One lazy Friday evening a few years back, my Mom and I picked up a movie called “Second Hand Lions.” Apparently, it was a story that chronicled “the comedic adventures of an introverted boy left on the doorstep of a pair of reluctant, eccentric great-uncles, whose exotic remembrances stir the boy’s spirit and re-ignite the men’s lives.” It sounded like the kind of story that my Mom and I would like, and my Dad and brother would hate. So, Mom and I, after successfully convincing ourselves that my Dad and brother might like it, rented it. At one point in the movie the two uncles and their nephew drive to a local restaurant to get some food. At the restaurant, Hub (one of the uncle’s) is harassed by a local hooligan who tries to steal some of his barbecue. Hub turns to his nephew and says, “This boy has been given everything but discipline. And now his idea of courage and manhood is to…ride around and irritate folks who are too good-natured to put a stop to it.” To which the hooligan responds, “Hey! Who do you think you are?!” Hub grabs the boy by the neck, stares him straight in the eye and says:
“Hub McCain. I fought in two world wars and countless smaller one’s on three continents. I’ve led thousands of men into battle with everything but horses and swords to artillery and tanks. I’ve seen the head waters of the nile and tribes and natives no white man had ever seen before. I’ve won and lost a dozen fortunes. Killed many men. And loved only one women with a passion that a flea like you could never begin to understand – that’s who I am.”
I remember watching this and having a rush of manly masculinity rush through my body. I dreamed of knowing myself in the way Hub knew himself. I boyishly fantasized for a brief moment about being like Hub: fighting in battles, seeing great things that no one has seen, winning many prizes, traveling to far lands, and being a amorous husband to one women and protecting her to death. But then I was sucked back to where I was, eating my chips and drinking my highly caffeinated beverage – fighting no battles, engaged in no romance, and living in a relatively small town in the middle of the cornfields of Ohio. As I sat back and thought about this brief fantasy I realized how silly it was of me to want to be able to tell people about me. When someone challenges me, I can’t answer like Hub. I’ve never been in a real fight, I’ve never traveled across an ocean, and I’ve never led thousands into battle across an ocean. For me, I can’t brag about what I’ve done. However, I can remind myself of who I know and what He’s done. The last thing a synopsis of my life would do is put a bunch of hoodlums to flight. So then, to whom shall I run when I’m challenged? Every day there awaits for me a new confrontation. Shall I look this world in the eye and say to them, “Do you know who you are messing with?! I am Spencer Harmon! I was born in Cincinnati, Ohio, and was home schooled through the eighth grade! I lived in the same town all my life! My Dad is a truck driver! My mother is a home maker! I read books! And I…I am a Bible college student!” No. This will not do. There is a rock that is far more sturdy than any story I can give. I would much rather, when the strains and weight of this world crash in, say this:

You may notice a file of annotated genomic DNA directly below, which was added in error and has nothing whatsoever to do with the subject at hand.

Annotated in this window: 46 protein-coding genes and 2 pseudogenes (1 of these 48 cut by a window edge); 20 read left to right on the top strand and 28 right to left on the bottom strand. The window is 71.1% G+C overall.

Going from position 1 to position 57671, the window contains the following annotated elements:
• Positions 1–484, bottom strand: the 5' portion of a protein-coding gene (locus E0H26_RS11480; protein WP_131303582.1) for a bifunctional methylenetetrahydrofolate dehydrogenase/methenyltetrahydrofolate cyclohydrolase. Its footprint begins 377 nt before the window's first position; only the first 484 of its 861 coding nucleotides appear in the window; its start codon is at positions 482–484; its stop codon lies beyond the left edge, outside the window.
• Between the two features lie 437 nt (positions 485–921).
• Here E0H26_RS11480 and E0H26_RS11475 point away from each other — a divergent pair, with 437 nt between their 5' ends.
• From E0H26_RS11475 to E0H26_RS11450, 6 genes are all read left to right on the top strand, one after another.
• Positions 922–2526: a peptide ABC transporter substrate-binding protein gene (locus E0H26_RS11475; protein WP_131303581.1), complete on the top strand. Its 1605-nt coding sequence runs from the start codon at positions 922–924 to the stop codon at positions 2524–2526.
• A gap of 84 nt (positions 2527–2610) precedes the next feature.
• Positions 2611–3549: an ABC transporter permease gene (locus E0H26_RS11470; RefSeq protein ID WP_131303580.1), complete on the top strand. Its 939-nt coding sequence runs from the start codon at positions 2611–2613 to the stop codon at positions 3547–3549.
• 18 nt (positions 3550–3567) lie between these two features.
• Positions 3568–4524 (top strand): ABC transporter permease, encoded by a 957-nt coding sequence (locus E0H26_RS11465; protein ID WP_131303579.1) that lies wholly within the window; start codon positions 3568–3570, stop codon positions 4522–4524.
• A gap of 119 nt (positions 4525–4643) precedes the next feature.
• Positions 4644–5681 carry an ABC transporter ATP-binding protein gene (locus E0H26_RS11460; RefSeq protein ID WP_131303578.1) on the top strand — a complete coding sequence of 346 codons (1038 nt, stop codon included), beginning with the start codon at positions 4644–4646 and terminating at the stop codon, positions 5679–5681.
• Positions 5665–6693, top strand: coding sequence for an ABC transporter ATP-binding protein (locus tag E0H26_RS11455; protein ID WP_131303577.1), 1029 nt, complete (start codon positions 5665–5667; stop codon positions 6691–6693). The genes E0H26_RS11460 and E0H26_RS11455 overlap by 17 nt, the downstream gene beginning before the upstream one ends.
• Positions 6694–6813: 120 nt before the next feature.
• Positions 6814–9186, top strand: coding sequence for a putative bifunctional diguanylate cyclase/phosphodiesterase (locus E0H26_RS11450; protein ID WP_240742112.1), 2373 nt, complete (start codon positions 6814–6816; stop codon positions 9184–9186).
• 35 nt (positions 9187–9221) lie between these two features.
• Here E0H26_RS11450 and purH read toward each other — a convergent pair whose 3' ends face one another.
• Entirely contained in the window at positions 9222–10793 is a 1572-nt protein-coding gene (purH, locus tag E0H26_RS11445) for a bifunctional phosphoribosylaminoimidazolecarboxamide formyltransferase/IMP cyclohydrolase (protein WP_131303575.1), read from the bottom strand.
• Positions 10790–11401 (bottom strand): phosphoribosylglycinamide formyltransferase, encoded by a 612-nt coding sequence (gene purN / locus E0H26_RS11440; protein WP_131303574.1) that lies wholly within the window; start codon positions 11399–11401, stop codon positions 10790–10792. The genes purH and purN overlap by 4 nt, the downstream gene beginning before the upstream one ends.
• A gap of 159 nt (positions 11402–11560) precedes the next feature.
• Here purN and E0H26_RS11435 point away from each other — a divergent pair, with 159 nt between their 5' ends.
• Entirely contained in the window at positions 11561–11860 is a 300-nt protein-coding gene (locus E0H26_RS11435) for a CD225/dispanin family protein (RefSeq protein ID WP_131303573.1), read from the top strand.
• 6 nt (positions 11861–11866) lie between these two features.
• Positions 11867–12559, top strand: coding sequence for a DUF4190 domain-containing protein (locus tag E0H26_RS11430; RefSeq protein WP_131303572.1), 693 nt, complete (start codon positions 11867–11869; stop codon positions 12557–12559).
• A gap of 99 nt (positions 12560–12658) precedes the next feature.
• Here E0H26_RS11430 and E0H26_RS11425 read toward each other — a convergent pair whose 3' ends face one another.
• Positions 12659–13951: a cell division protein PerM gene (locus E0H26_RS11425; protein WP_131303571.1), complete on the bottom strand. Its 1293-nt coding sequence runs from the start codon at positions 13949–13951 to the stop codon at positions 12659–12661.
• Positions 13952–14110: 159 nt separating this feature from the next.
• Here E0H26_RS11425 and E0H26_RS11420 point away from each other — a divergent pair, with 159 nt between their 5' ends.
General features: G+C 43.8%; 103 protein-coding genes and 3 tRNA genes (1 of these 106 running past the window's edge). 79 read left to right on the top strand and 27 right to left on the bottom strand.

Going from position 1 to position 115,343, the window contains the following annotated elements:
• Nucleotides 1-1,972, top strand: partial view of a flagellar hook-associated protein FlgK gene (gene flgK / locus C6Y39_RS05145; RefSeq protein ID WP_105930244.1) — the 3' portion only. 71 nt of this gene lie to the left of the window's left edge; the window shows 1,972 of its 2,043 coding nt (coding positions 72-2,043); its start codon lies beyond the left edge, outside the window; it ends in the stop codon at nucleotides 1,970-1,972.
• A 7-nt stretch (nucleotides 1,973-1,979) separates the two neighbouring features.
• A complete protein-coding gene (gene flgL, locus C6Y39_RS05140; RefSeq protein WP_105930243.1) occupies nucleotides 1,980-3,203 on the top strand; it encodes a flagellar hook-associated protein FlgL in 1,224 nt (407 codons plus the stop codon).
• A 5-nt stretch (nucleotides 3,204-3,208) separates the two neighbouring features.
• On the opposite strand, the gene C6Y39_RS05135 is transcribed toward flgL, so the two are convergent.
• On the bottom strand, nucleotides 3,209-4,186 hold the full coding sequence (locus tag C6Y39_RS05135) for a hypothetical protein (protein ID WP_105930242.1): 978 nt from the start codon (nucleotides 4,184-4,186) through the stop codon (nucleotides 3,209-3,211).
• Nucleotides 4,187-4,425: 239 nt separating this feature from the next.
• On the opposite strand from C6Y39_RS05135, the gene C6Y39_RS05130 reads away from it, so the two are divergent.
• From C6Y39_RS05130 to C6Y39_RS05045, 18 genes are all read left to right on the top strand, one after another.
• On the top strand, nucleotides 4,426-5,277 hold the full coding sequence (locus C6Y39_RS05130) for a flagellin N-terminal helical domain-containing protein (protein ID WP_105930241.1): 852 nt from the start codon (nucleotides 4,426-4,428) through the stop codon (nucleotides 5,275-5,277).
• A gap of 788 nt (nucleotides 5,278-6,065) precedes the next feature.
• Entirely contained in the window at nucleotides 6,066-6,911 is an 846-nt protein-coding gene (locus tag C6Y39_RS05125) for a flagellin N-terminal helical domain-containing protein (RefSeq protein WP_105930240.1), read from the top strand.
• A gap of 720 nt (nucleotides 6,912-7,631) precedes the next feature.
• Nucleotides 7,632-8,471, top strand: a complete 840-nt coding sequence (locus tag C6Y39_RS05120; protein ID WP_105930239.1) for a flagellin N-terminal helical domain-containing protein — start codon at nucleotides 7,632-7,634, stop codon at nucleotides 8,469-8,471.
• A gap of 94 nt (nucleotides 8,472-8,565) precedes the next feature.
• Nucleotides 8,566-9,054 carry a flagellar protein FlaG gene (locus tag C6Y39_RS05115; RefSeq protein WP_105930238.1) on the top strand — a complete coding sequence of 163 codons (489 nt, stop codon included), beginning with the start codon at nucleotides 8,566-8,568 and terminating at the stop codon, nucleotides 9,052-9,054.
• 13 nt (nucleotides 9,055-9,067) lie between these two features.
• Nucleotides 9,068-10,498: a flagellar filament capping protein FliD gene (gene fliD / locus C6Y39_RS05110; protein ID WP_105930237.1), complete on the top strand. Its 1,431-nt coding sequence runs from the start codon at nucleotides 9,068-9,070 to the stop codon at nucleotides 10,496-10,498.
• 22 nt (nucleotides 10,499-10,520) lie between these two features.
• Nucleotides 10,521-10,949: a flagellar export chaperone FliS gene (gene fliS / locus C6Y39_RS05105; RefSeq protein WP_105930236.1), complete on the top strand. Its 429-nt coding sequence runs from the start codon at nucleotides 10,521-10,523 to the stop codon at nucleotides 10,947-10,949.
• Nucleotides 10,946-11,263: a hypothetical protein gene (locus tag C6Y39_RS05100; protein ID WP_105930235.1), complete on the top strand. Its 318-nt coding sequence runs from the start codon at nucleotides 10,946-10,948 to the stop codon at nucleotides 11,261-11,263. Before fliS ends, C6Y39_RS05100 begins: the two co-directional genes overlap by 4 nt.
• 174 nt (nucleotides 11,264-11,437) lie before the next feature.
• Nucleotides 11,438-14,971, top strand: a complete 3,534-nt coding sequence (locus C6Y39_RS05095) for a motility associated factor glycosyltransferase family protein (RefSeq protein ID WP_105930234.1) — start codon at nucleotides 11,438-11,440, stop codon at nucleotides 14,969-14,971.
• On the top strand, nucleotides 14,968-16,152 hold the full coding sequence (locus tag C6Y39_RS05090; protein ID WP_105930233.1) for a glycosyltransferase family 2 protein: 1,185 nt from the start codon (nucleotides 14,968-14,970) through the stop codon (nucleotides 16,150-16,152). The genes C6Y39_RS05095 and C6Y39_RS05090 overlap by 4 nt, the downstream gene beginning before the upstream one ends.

“He is the image of the invisible God. He upholds the universe by the word of his power. He made propitiation for my sins by his blood on the cross. He rose victorious over death. In him all things hold together. He healed the sick. He is highly exalted. At his name, every knee will bow. His kingdom is everlasting. He never sinned. He is sovereign over all things. He is always faithful. He is perfectly just. He is coming again. He is the same yesterday, today, and forever.”
There is an old Greek aphorism that reads, “Know Thyself” This is a good thing. We should know ourselves; yet, the knowledge of ourselves should drive us away from ourselves to our powerful Savior. As C.S. Lewis puts it in Mere Christianity, “Look for yourself, and you will find in the long run only hatred, loneliness, despair, rage, ruin, and decay. But look for Christ and you will find Him, and with Him everything else thrown in.” Jesus is too powerful, too beautiful, too perfect, and too sovereign for you to try to find confidence in your own anecdotes of small victory. He is a rock, a refuge, a brother, a friend, and a champion for those who trust Him.